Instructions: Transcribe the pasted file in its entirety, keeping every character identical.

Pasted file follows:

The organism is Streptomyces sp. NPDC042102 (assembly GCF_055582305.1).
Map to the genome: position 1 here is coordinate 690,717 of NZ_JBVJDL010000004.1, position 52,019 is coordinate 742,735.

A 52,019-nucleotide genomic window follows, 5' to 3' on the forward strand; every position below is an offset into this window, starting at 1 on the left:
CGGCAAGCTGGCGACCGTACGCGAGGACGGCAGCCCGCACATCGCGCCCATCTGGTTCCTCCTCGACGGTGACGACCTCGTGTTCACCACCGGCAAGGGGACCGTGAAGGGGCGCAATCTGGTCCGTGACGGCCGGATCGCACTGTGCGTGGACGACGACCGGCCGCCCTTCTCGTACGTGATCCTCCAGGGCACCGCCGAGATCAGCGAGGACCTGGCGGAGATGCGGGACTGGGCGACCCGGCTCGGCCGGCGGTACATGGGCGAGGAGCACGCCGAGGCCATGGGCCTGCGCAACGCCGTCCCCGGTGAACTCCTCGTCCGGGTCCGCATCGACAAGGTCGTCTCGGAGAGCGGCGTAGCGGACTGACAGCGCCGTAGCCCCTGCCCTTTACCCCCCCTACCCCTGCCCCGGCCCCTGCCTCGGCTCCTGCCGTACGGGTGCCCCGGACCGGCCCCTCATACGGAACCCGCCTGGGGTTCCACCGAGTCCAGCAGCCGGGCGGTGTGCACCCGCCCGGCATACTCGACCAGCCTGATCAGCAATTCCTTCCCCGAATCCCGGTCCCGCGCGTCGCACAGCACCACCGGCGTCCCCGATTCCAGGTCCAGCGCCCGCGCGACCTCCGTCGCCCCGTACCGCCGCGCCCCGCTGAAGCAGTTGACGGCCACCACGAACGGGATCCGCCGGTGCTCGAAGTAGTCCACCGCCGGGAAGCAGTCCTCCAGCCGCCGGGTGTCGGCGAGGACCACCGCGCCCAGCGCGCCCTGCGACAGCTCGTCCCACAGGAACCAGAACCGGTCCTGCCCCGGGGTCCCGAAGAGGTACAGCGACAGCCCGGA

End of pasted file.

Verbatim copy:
The organism is Streptomyces sp. NPDC042102 (assembly GCF_055582305.1).
Map to the genome: position 1 here is coordinate 690,717 of NZ_JBVJDL010000004.1, position 52,019 is coordinate 742,735.

A 52,019-nucleotide genomic window follows, 5' to 3' on the forward strand; every position below is an offset into this window, starting at 1 on the left:
CGGCAAGCTGGCGACCGTACGCGAGGACGGCAGCCCGCACATCGCGCCCATCTGGTTCCTCCTCGACGGTGACGACCTCGTGTTCACCACCGGCAAGGGGACCGTGAAGGGGCGCAATCTGGTCCGTGACGGCCGGATCGCACTGTGCGTGGACGACGACCGGCCGCCCTTCTCGTACGTGATCCTCCAGGGCACCGCCGAGATCAGCGAGGACCTGGCGGAGATGCGGGACTGGGCGACCCGGCTCGGCCGGCGGTACATGGGCGAGGAGCACGCCGAGGCCATGGGCCTGCGCAACGCCGTCCCCGGTGAACTCCTCGTCCGGGTCCGCATCGACAAGGTCGTCTCGGAGAGCGGCGTAGCGGACTGACAGCGCCGTAGCCCCTGCCCTTTACCCCCCCTACCCCTGCCCCGGCCCCTGCCTCGGCTCCTGCCGTACGGGTGCCCCGGACCGGCCCCTCATACGGAACCCGCCTGGGGTTCCACCGAGTCCAGCAGCCGGGCGGTGTGCACCCGCCCGGCATACTCGACCAGCCTGATCAGCAATTCCTTCCCCGAATCCCGGTCCCGCGCGTCGCACAGCACCACCGGCGTCCCCGATTCCAGGTCCAGCGCCCGCGCGACCTCCGTCGCCCCGTACCGCCGCGCCCCGCTGAAGCAGTTGACGGCCACCACGAACGGGATCCGCCGGTGCTCGAAGTAGTCCACCGCCGGGAAGCAGTCCTCCAGCCGCCGGGTGTCGGCGAGGACCACCGCGCCCAGCGCGCCCTGCGACAGCTCGTCCCACAGGAACCAGAACCGGTCCTGCCCCGGGGTCCCGAAGAGGTACAGCGACAGCCCGGA